Access Isn’t Enough: Evaluating the Quality of a Hospital Medical Assistance in Dying Program Journal Articles uri icon

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  • AbstractFollowing an initial study of the needs of healthcare providers (HCP) regarding the introduction of Medical Assistance in Dying (MAiD), and the subsequent development of an assisted dying program, this study sought to determine the efficacy and impact of MAiD services following the first two years of implementation. The first of three aims of this research was to understand if the needs, concerns and hopes of stakeholders related to patient requests for MAiD were addressed appropriately. Assessing how HCPs and families perceived the quality of MAiD services, and determining if the program successfully accommodated the diverse needs and perspectives of HCPs, rounded out this quality evaluation. This research implemented a mixed-methods design incorporative of an online survey with Likert scale and open-ended questions, as well as focus groups and interviews with staff and physicians, and interviews with MAiD-involved family members. There were 356 online surveys, as well as 39 participants in six focus groups with HCP, as well as fourteen interviews with MAiD-involved family members. Participants indicated that high-quality MAiD care could only be provided with enabling resources such as policies and guidelines to ensure safe, evidence-based, standardized care, as well as a specialized, trained MAiD team. Both focus group and survey data from HCPs suggest the infrastructure developed by the hospital was effective in delivering high-quality MAiD care that supports the diverse needs of various stakeholders. This study may serve as a model for evaluating the impact and quality of services when novel and ethically-contentious clinical practices are introduced to healthcare organizations.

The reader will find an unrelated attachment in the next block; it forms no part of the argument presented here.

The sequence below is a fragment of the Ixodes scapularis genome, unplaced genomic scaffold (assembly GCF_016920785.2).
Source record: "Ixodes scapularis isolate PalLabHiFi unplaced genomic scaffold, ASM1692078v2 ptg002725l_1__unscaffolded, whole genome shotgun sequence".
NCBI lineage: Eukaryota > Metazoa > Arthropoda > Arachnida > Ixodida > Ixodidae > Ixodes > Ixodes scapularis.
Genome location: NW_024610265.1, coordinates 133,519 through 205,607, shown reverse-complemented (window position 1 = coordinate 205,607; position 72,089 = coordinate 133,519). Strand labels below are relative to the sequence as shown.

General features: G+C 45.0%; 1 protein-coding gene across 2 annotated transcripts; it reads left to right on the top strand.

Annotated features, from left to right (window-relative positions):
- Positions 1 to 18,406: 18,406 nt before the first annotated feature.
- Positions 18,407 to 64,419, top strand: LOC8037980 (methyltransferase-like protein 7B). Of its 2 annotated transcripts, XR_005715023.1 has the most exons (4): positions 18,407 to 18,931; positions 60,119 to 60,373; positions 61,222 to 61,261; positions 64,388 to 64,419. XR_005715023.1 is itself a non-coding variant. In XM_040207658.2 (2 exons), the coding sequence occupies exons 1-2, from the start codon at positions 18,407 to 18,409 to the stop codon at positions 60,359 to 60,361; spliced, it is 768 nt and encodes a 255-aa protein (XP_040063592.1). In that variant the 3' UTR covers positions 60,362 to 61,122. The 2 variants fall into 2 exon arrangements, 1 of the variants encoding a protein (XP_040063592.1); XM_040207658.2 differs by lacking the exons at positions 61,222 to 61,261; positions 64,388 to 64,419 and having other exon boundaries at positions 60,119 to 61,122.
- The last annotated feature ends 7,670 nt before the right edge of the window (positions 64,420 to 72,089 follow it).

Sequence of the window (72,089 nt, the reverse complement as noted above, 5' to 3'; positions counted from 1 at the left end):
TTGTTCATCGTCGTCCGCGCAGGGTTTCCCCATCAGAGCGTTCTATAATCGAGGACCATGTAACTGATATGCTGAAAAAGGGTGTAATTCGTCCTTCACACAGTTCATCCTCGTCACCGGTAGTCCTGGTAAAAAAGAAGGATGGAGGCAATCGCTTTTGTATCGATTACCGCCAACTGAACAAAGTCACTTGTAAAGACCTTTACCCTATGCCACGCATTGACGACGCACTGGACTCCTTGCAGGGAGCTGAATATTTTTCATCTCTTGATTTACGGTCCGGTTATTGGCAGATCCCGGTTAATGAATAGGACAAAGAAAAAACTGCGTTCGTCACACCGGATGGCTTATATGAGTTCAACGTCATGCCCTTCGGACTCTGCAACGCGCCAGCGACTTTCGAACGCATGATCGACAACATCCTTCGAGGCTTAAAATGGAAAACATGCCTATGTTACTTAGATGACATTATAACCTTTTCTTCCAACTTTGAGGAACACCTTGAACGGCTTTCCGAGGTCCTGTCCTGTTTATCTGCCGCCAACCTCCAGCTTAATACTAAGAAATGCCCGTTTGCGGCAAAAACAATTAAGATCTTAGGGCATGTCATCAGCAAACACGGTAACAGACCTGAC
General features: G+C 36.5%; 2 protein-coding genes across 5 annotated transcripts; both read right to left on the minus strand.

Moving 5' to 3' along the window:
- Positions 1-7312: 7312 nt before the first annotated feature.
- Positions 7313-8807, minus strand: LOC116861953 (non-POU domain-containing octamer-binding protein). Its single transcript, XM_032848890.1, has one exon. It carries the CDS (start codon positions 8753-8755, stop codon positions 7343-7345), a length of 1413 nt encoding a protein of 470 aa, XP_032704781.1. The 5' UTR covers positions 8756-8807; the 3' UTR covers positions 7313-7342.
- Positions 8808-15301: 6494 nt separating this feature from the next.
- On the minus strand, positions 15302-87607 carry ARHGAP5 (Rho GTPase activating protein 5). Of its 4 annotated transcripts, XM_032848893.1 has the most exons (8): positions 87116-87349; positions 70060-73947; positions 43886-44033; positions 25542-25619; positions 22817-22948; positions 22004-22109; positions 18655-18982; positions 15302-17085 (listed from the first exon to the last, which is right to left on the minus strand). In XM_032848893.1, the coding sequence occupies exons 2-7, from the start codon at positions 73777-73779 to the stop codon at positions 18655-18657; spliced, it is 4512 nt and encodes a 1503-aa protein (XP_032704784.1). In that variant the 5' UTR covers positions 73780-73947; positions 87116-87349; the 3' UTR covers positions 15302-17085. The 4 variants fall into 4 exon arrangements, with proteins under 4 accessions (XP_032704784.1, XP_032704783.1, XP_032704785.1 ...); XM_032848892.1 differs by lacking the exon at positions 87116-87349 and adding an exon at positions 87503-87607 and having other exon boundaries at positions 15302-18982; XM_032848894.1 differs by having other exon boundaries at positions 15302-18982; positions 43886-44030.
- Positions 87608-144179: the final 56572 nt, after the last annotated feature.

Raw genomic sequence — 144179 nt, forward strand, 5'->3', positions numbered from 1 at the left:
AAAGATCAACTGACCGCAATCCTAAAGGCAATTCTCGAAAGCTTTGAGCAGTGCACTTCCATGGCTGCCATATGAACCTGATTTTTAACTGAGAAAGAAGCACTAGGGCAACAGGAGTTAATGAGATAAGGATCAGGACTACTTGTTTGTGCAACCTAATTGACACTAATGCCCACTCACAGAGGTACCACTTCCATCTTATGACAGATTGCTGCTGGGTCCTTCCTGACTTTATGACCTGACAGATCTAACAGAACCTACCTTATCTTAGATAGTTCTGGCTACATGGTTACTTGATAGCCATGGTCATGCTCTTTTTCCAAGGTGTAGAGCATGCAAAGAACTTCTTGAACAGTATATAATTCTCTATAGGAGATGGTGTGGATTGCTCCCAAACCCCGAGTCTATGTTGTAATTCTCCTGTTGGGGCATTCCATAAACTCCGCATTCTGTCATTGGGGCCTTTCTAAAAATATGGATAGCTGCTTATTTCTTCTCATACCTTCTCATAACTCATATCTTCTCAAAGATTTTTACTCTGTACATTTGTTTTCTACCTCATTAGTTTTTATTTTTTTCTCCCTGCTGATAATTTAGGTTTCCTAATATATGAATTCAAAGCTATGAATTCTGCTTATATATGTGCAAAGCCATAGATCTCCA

• Frolic, Andrea
  • Swinton, Marilyn
  • Oliphant, Allyson
  • Murray, Leslie
  • Miller, Paul

publication date

  • December 2022